“Soon began the continuous and final battle. Fighting all day, marching all night, with exhaustion and hunger claiming their victims at every mile of the march, with charges of infantry in rear and of cavalry on the flanks, it seemed the war god had turned loose all his furies to revel in havoc. On and on, hour after hour , from hilltop to hilltop, the lines were alternately forming, fighting, and retreating, making one almost continuous shifting battle.” ***
Grant finally had what he’d been seeking since crossing the Rapidan eleven months back. Lee’s army was out in the open, Petersburg and Richmond had fallen, “but Lee’s army still lived and if it was going to be destroyed it must be first caught.” *
“We had now no other objective than the Confederate armies, and I was anxious to close the thing up at once.” ****
Traveling along the Confederate retreat route in 2015 this still relatively sparsely populated area of Virginia seems to have changed little in 150 years. The rolling terrain interspersed with tracks of forest and broken by cultivated farms dominate. In 1865 its recorded that both armies initially felt elation at finally extracting themselves from the trenches around Richmond and Petersburg. Finally marching in the open air again Union troops sensed they were marching on their last campaign and the Confederates inexplicably believed their commander Robert E. Lee would somehow manage to turn the tables on the pursuing Federals.
The Last Campaign in Virginia devolved into a continuous battle broken only by all-night forced marches. After nine months of trench warfare the exertions needed in this tumbling terrain west of Petersburg soon took its toll on the soldiers.
Twenty miles out of Petersburg Union forces caught up with the Confederate rearguard around a small country church in Ford,Virginia. The Battle of Namozine Church occurred on April 3rd 1865 and was one in a series of small battles that came to define the Appomattox Campaign.
The railroads so important to Lee and his army still run through the small towns along the retreat route that were touched by fire in 1865. No longer pedestrian stops the railroads today pass through these small towns hauling freight throughout a country now united.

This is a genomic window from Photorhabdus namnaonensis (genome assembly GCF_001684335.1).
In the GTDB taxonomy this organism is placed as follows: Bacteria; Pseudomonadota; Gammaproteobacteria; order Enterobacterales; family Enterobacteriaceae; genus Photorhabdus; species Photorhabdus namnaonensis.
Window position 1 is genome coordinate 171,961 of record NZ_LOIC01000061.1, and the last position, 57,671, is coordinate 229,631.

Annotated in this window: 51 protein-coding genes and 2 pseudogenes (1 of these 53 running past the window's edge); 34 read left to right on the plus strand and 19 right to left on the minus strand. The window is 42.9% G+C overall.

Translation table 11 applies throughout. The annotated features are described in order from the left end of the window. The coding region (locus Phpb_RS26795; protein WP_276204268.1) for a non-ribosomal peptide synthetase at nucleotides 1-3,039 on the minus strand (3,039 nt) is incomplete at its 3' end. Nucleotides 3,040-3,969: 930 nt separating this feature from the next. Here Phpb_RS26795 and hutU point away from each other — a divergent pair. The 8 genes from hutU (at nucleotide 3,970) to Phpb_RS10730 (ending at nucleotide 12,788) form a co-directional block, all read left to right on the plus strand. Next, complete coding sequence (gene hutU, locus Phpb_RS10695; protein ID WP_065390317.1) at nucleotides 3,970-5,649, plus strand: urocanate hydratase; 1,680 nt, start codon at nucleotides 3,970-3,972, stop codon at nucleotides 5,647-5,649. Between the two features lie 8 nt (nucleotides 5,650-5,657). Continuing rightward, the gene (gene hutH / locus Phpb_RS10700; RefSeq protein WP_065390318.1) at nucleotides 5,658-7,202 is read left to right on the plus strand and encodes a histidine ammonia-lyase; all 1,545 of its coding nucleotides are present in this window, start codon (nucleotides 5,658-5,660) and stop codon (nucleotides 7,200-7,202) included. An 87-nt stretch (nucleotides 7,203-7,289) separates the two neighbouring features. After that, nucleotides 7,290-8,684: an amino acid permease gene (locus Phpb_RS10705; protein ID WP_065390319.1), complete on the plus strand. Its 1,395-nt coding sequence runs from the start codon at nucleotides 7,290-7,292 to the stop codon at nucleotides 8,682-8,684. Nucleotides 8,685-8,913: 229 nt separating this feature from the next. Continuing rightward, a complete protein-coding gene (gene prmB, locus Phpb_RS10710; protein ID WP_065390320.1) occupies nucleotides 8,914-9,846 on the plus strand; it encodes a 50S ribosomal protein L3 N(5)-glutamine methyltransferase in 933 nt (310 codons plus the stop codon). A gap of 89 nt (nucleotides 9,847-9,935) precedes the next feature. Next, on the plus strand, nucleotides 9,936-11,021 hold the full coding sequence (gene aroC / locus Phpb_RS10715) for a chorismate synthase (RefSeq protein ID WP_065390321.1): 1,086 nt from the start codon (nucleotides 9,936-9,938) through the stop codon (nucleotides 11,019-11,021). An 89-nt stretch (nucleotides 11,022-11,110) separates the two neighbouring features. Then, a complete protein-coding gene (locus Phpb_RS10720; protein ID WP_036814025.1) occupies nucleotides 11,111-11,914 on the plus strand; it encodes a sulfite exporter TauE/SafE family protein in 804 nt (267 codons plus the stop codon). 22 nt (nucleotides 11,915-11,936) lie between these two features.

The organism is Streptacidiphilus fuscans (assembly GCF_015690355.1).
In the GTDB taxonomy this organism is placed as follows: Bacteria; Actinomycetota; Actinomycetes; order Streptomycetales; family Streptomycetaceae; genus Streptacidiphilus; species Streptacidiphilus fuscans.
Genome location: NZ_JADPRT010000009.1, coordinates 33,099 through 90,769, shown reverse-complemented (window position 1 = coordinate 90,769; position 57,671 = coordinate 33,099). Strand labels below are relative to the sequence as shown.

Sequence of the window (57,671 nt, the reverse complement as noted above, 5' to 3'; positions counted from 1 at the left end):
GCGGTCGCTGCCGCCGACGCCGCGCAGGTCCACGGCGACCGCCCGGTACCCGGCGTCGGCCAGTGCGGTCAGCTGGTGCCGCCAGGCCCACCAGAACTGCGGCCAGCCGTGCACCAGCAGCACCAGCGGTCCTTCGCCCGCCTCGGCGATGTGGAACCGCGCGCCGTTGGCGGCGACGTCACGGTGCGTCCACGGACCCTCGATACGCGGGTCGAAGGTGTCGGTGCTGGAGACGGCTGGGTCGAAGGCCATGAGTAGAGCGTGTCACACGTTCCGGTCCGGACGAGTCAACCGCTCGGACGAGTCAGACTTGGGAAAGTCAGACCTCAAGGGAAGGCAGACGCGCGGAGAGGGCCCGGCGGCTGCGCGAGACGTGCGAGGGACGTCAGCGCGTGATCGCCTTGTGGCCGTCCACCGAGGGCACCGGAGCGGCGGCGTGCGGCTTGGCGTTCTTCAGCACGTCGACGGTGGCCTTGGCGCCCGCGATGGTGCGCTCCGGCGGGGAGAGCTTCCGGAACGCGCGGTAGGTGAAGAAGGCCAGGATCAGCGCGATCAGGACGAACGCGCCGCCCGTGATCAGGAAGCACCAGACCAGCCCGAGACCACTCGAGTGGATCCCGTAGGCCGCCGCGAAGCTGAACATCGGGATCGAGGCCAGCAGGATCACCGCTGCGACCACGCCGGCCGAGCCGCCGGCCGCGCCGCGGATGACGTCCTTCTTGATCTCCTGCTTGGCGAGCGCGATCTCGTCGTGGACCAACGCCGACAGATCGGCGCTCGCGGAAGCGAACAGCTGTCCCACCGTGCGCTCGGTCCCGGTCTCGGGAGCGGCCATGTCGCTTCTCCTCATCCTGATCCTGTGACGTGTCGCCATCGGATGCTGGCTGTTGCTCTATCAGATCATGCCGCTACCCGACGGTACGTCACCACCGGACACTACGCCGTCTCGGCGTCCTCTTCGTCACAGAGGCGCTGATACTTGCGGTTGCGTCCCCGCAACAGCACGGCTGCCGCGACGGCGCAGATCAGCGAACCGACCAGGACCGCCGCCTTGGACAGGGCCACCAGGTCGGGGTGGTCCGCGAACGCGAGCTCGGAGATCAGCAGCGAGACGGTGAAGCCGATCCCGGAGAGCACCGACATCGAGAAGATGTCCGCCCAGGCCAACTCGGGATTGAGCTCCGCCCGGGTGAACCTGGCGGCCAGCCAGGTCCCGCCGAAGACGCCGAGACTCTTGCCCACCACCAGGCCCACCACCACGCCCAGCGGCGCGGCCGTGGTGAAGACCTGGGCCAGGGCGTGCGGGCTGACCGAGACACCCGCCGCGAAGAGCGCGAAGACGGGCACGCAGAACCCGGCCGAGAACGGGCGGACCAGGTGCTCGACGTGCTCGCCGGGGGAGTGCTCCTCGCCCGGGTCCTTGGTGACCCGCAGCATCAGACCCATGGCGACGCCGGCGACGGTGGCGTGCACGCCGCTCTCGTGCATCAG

The Long Road Home
“The end of the war was like the beginning, with the army marching down the open road under the spring sky, seeing a far light on the horizon…Everything had changed, the war and the men and the land they fought for, but the road ahead had not changed….Yet now it was all different, because for all anyone knew the thing they had been marching toward for four years might lie just the other side of the next hill.” *
General Lee and the Confederates would burn the bridges behind them as they marched west in hopes of delaying the Federals in pursuit. Lee’s first order of business would be to get his soldiers some rations. The Confederates defending Petersburg had been without food for days and if their grey haired commander hoped to get them south they would need sustenance to keep them marching.
Gen. Lee had predicted the outcome at Petersburg and had ordered that supplies be ready for his troops when they reached Amelia Courthouse twenty miles to the west . Upon reaching Amelia Courthouse Lee discovers that, through a logistical blunder, the supplies have not gotten through and decides to wait for his columns to close up before moving on. The delay would be fatal as Grant’s troops were quickly closing-in.
Union General Phil Sheridan was in the van of the chase. The Union cavalry commander had employed a cadre of scouts that were riding ahead of the Union armies and infiltrating the Confederates as they were harried west.
“Far out in front, fantastic outriders of victory, went Sheridan’s scouts. Sometimes they rode dressed as Confederate officers or couriers, and sometimes they wore faded jeans and rode decrepit horses or mules with makeshift bridles and saddles, pretending to be displaced farmers or roving horse doctors. Either way, they visited Rebel picket posts, rode blithely through cavalry cordons, ambled alongside Lee’s wagon trains, paused to chat in Confederate camps. Most of them got back alive, and they kept Sheridan informed about where the enemy’s people were and where they were going to be next.” *